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(AFRICAN MARKETS) - As most African countries, Ghana has to face a major issue which is to control its rising inflation rate risk associated to a weak currency. In the short term, this requires above all, finding solutions to limit the impact of capital outflows resulting from the FED’s Quantitative Easing (QE) tapering.

Recent measures by leading African countries have shown that the rising inflation risk is at the center stage of Central Banks’ concerns. For instance, the South African Reserve Bank (the SARB) raised its repo rate by 50 bps in response to the upward revision of the CPI forecasts for 2014 and 2015. Moreover, the Central Bank of Nigeria increased its cash reserves ratio for public funds deposit to 75% (previously 50%) subsequently reducing the fund available in the market. Unsurprisingly, Ghana also reacted by adjusting its interest rate to a four year high to reach 18% (+200 bps). Sub-Saharan countries are following in steps, tightening their monetary policy in order to curb the ongoing depreciation of their currencies. But will this be enough to keep exchange rate pressures from intensifying as markets adjust to the new pattern of global capital flows? This will most certainly be a difficult task given the macroeconomic momentum which is currently hostile towards emerging markets.

Over the past few years Ghana has massively capitalized on three key areas in order to generate outstanding growth. Foreign and public investments, the commodity sector (gold, oil and cocoa) and finally government spending.

Gold being one of the main exported resources of the country, the current fall in the precious metal’s price, will result in the slowdown of the country’s GDP, and more worryingly it will worsen the Current Account Deficit. Furthermore, with lower capital inflows, one could also expect the amount of hard currency reserves, necessary to stabilize inflation and therefore the Ghanaian CEDI, to weaken. With China facing a slowdown of its economy and the US economy showing signs of steady growth, an increase in gold prices seems very unlikely in the near future.

Ghana along with other emerging countries highly benefited from the FED’s Quantitative Easing policy. Indeed, as the US economy was recovering, so was investor’s appetite for risk. In a context of very low interest rate, investors seeking for higher yield, invested massively in emerging countries, especially through bond vehicles. However, following the positive signs of the US economy, Mr. Bernanke announced the gradual tapering of the QE measures, reducing by the same occasion the market liquidity. A phenomenon of “flight back to quality” had now begun resulting in massive capital outflows from Ghana.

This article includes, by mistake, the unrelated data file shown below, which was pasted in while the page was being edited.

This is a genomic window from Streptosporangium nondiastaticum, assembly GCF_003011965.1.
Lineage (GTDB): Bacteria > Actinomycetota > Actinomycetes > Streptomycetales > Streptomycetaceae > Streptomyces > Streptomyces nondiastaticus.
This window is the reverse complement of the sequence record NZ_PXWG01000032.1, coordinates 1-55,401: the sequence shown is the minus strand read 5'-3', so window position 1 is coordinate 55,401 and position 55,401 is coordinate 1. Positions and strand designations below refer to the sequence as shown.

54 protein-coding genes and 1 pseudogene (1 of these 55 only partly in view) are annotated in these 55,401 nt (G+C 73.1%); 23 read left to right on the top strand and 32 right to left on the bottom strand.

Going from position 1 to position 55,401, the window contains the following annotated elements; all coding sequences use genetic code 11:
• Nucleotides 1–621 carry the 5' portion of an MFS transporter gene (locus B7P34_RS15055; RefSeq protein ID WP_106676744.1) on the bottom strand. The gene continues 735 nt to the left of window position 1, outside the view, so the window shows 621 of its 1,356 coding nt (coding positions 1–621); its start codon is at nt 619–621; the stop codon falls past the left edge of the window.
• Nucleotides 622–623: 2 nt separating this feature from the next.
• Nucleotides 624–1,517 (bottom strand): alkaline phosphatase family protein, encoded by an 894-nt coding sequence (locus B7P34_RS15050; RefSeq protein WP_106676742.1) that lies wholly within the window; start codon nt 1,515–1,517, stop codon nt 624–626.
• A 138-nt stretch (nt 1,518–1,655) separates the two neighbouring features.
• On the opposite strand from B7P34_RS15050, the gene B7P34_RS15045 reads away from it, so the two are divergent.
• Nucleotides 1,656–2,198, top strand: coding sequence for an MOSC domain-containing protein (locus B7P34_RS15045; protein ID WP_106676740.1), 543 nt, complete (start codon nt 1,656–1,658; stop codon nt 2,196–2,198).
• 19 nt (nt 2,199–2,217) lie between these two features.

The graph below, which compares Ghanaian 10-year Bond yield to the US 10-year Treasury bill, clearly highlights our point. The reversal trend appears as of end of December just as the Fed announced that it would start reducing the pace of its bond buying. Consequently, foreign investors started selling Ghanaian bonds thus driving yields higher (white curve), and buying US T-Bills lowering the yield of the latter. The two securities that used to be pretty much correlated are now strongly de-correlated (lower chart) highlighting the flight to quality concept mentioned earlier.

 

10Y T Bill / Ghanaian 10Y Bond YTM and the spread correlation

Source: Bloomberg

 

With a slower growth prospect, a twin deficit (current account and Fiscal), a decrease of hard currency reserves, Ghana does not seem armed to face the current momentum and has no choice but to fully absorb the shock. The Ghanaian CEDI is still under pressure meaning that the Central Bank is still likely on a short-term to raise its interest rate.

 

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